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PostPosted: Wed Dec 10, 2014 12:50 pm 

Joined: Thu Oct 03, 2013 10:58 am
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For Immediate Release: Tuesday, Dec. 2, 2014 Contact: Darin Kazmir, TEXASgenuine Project Manager
Phone: (361) 582-2417
Texans encouraged to pursue Career & Technical Education
TEXASgenuine addresses Comptroller’s recommendation to help Texas workforce enjoy continued

It’s no secret that Texas leads the nation in the creation of good jobs. However, many of the
state’s employers say they cannot find workers with the skills they need. This skills gap points to
the need for Texas to expand and diversify its educational and training pathways, according to a
report released in July by Texas Comptroller Susan Combs.

The report, titled “Workforce — Capitalizing on Our Human Assets,” says that the state’s under-18
population grew by more than 979,000 between 2000 and 2010, or 6.5 times faster than the U.S.
average. With these promising numbers, Texas should have a strong workforce if young workers
receive proper training and education.

“To close the skills gap, we must ensure our young people can acquire the tools sought by Texas
employers and assist them in refining and upgrading those skill sets throughout their careers,”
Combs said.

Among five recommendations to help the Texas workforce continue to enjoy prosperity, the
Comptroller’s office suggests that Texas needs to do a better job of broadcasting the positive
outcomes of career and technical education (CTE).

According to the Association of Career & Technical Education, CTE programs prepare students for a
range of high-wage and high-demand careers, as well as further educational opportunities. Offered
by high schools, community colleges, and technical schools, CTE programs equip students with
employability skills and job-specific technical skills as well as core academic skills. Career
options are grouped into 16 Career Clusters® based on common skill sets needed for those careers
that fall within each cluster, and each cluster includes numerous pathways students can pursue.

New legislation also makes it easier for high school students to pursue CTE training. The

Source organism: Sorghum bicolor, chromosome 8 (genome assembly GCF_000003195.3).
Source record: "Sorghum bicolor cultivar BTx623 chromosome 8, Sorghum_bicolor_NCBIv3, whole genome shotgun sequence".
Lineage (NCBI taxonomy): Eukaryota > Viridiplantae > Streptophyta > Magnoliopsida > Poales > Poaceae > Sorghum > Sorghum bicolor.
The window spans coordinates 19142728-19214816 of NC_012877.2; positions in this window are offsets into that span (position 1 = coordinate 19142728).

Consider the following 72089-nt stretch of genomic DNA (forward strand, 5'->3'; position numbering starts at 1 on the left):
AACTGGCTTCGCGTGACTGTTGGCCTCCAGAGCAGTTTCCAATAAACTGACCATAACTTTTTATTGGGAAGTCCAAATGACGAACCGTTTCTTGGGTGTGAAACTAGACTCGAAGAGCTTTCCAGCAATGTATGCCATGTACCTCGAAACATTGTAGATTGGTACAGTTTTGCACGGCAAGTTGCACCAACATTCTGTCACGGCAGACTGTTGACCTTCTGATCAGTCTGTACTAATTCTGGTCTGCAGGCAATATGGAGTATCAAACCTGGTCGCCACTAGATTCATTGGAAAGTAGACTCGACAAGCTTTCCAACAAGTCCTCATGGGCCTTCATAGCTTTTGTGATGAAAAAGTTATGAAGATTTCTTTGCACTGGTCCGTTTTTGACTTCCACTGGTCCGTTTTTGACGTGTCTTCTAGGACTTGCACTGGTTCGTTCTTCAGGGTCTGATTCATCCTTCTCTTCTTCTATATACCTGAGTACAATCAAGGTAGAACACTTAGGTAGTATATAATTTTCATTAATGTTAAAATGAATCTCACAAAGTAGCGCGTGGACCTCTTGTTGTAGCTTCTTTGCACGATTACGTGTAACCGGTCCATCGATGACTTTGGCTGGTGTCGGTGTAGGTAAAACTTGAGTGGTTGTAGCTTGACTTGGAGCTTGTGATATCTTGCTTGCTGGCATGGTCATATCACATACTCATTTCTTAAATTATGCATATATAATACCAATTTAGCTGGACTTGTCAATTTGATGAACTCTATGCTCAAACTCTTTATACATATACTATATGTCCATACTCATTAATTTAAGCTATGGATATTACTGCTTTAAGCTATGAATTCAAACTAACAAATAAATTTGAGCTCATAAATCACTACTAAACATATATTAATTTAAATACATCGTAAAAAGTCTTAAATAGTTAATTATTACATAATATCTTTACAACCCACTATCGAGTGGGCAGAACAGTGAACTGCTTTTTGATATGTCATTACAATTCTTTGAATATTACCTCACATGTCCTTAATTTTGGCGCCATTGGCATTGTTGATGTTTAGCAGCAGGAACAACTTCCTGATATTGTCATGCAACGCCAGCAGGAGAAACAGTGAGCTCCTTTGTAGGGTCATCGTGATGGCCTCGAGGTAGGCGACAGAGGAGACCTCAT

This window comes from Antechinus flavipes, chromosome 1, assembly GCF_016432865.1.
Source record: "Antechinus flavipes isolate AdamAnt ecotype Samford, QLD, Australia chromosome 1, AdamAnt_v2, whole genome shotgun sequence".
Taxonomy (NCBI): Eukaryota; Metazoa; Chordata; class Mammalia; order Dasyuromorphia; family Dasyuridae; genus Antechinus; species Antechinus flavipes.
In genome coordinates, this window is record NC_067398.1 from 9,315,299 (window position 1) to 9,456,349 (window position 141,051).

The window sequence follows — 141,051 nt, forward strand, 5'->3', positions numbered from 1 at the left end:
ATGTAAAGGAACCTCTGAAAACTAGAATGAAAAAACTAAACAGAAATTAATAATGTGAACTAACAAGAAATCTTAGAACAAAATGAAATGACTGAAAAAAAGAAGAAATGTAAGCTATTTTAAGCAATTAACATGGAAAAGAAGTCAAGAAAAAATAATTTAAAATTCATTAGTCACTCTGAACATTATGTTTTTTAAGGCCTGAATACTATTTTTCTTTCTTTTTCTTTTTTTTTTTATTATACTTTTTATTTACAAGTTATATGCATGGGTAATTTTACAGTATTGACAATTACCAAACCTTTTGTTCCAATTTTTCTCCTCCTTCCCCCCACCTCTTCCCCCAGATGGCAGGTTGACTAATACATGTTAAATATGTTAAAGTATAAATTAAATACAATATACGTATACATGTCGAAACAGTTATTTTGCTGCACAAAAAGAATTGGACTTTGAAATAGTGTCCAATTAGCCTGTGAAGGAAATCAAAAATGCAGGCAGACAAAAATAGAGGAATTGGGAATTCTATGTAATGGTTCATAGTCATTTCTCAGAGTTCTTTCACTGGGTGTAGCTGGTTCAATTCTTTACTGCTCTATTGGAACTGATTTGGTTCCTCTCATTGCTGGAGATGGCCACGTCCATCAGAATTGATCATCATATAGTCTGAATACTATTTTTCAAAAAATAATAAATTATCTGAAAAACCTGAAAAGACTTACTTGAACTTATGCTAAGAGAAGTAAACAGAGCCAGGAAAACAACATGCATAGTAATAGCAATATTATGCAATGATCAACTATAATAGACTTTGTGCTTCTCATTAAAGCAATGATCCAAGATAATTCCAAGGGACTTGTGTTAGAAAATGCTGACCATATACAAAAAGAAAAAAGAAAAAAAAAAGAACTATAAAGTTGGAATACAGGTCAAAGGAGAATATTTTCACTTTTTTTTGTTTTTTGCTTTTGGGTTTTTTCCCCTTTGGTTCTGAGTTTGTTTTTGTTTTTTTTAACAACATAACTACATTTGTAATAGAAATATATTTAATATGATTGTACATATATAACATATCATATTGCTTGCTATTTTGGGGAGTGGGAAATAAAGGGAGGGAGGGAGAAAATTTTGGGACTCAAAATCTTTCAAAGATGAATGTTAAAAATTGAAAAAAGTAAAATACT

Foundation High School Program, established by House Bill 5 and implemented at the beginning of the
2014-15 school year, is a more flexible graduation program that allows students to pursue their
interests by focusing on a related series of courses.

“In the past, CTE courses were considered electives in the public schools, but now these courses
can be a part of a student’s graduation plan,” explained Annette Gregory, executive director of
career and technical education at Austin ISD. “Under the new graduation program, students have more
opportunities, but they need a plan; and they need to do some investigative work using tools like
TEXASgenuine before they decide which path to take.” is a free resource that high school counselors and college advisors are using to
showcase the value of career and technical education and to help students explore career options.
The website makes it easy for students to find information about potential careers, plus related
education and training offered at public community and technical colleges throughout the state.

The website’s “Find Your Future” career assessment takes less than 10 minutes to complete. Based on
their responses, students can have their top three Career Clusters® of interest emailed to them.
They can then use the website to explore potential careers that fall within each of those
categories, along with salary information – an important factor that many students consider when
planning for the future.

In the past month, over 500 high school students from all corners of the state have completed the
Your Future” assessment, and project leaders are partnering with the Texas Education Agency to make
the free resource available to all school districts.

Leaders of Texas’ community and technical colleges are pleased to see statewide collaborations such
as TEXASgenuine aimed at helping Texans recognize the benefits of career and technical education.

“Not too many years ago, teachers and counselors told their students that college wasn’t meant for
everyone. Today, everyone needs some college,” explains Dr. Joe May, chancellor of the Dallas
County Community College District.

May adds, “Students who graduate from a community college have earned a credential that can help
them enter the workforce immediately with the skills they need for a good job, or they can transfer
to a university to continue their education. Either way, they are earning a credential – either an
associate degree or a certificate – that helps them build a career. We also know that people who
already have earned a bachelor’s degree are returning to community colleges for certificates that
will enhance their skills and also will advance their careers and earning potential.”

A 2014-15 Perkins State Leadership grant has been awarded to Victoria College by the Texas Higher
Education Coordinating Board (THECB) to sustain the statewide TEXASgenuine initiative in
collaboration with the Texas Association of Community College Marketers, the THECB, the Texas
Education Agency, and the 50+ public community and technical colleges in Texas.
# # #
The Texas Association of Community College Marketers (TACCM) is a statewide consortium of marketing
and public relations professionals for public community and technical colleges in Texas. The
organization serves as a clearinghouse for information, promotes public community and technical
colleges in Texas, and serves in an advisory capacity to other statewide organizations.

Funding for the TEXASgenuine project was provided through the Texas Higher Education Coordinating
Board with Discretionary Leadership funds received from the Carl D. Perkins Career and Technical
Improvement Act of 2006.

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